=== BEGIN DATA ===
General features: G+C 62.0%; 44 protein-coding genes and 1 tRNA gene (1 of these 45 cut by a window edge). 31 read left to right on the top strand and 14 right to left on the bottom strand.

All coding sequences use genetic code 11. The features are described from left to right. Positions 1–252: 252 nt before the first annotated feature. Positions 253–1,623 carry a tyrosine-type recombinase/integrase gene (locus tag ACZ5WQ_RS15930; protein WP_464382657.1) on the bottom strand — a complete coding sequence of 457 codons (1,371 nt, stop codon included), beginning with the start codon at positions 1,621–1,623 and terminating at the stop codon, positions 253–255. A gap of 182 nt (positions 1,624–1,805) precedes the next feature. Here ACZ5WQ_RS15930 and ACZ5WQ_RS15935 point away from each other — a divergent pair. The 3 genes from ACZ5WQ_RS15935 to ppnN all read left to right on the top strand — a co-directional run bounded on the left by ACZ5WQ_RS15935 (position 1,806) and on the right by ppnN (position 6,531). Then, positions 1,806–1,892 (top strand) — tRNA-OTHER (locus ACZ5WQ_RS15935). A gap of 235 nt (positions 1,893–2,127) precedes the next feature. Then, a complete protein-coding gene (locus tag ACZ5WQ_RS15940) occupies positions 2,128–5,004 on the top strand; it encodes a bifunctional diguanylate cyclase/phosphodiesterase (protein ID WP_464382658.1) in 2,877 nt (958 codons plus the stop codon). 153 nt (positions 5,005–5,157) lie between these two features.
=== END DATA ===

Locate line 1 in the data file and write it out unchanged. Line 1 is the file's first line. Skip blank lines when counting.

General features: G+C 62.0%; 44 protein-coding genes and 1 tRNA gene (1 of these 45 cut by a window edge). 31 read left to right on the top strand and 14 right to left on the bottom strand.